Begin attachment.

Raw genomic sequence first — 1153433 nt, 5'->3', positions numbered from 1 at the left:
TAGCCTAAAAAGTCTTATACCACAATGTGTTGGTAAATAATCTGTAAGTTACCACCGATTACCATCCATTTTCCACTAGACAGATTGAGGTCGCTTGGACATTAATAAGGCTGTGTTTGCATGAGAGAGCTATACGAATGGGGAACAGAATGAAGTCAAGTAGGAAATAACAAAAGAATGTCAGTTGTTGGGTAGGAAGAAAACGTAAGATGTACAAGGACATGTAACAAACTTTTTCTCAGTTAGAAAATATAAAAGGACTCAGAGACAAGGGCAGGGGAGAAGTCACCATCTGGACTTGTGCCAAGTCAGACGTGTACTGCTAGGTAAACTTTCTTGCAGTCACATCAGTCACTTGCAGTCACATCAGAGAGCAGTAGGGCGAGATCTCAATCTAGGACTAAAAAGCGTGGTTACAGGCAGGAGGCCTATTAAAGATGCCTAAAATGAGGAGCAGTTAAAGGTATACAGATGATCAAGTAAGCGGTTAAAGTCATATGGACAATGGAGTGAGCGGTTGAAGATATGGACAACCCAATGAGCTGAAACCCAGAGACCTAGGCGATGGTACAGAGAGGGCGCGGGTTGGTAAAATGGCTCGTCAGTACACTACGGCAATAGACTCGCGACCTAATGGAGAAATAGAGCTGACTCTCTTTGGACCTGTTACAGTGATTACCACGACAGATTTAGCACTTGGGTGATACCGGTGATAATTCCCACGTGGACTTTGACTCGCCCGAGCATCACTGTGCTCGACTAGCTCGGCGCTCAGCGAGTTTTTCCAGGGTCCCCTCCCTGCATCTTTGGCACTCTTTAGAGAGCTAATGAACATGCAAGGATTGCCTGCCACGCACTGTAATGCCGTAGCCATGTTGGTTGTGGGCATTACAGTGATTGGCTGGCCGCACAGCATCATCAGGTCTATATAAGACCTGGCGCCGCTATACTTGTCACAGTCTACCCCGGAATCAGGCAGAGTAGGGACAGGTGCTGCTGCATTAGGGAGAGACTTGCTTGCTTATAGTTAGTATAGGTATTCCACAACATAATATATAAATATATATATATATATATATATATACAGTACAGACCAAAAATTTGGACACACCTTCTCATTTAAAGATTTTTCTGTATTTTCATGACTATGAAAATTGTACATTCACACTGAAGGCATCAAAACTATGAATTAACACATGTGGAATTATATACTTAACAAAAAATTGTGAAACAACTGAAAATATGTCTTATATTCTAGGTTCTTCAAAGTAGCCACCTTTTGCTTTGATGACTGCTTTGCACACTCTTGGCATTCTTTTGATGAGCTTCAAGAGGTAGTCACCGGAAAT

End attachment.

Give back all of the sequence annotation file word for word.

Raw genomic sequence first — 1153433 nt, 5'->3', positions numbered from 1 at the left:
TAGCCTAAAAAGTCTTATACCACAATGTGTTGGTAAATAATCTGTAAGTTACCACCGATTACCATCCATTTTCCACTAGACAGATTGAGGTCGCTTGGACATTAATAAGGCTGTGTTTGCATGAGAGAGCTATACGAATGGGGAACAGAATGAAGTCAAGTAGGAAATAACAAAAGAATGTCAGTTGTTGGGTAGGAAGAAAACGTAAGATGTACAAGGACATGTAACAAACTTTTTCTCAGTTAGAAAATATAAAAGGACTCAGAGACAAGGGCAGGGGAGAAGTCACCATCTGGACTTGTGCCAAGTCAGACGTGTACTGCTAGGTAAACTTTCTTGCAGTCACATCAGTCACTTGCAGTCACATCAGAGAGCAGTAGGGCGAGATCTCAATCTAGGACTAAAAAGCGTGGTTACAGGCAGGAGGCCTATTAAAGATGCCTAAAATGAGGAGCAGTTAAAGGTATACAGATGATCAAGTAAGCGGTTAAAGTCATATGGACAATGGAGTGAGCGGTTGAAGATATGGACAACCCAATGAGCTGAAACCCAGAGACCTAGGCGATGGTACAGAGAGGGCGCGGGTTGGTAAAATGGCTCGTCAGTACACTACGGCAATAGACTCGCGACCTAATGGAGAAATAGAGCTGACTCTCTTTGGACCTGTTACAGTGATTACCACGACAGATTTAGCACTTGGGTGATACCGGTGATAATTCCCACGTGGACTTTGACTCGCCCGAGCATCACTGTGCTCGACTAGCTCGGCGCTCAGCGAGTTTTTCCAGGGTCCCCTCCCTGCATCTTTGGCACTCTTTAGAGAGCTAATGAACATGCAAGGATTGCCTGCCACGCACTGTAATGCCGTAGCCATGTTGGTTGTGGGCATTACAGTGATTGGCTGGCCGCACAGCATCATCAGGTCTATATAAGACCTGGCGCCGCTATACTTGTCACAGTCTACCCCGGAATCAGGCAGAGTAGGGACAGGTGCTGCTGCATTAGGGAGAGACTTGCTTGCTTATAGTTAGTATAGGTATTCCACAACATAATATATAAATATATATATATATATATATATATACAGTACAGACCAAAAATTTGGACACACCTTCTCATTTAAAGATTTTTCTGTATTTTCATGACTATGAAAATTGTACATTCACACTGAAGGCATCAAAACTATGAATTAACACATGTGGAATTATATACTTAACAAAAAATTGTGAAACAACTGAAAATATGTCTTATATTCTAGGTTCTTCAAAGTAGCCACCTTTTGCTTTGATGACTGCTTTGCACACTCTTGGCATTCTTTTGATGAGCTTCAAGAGGTAGTCACCGGAAAT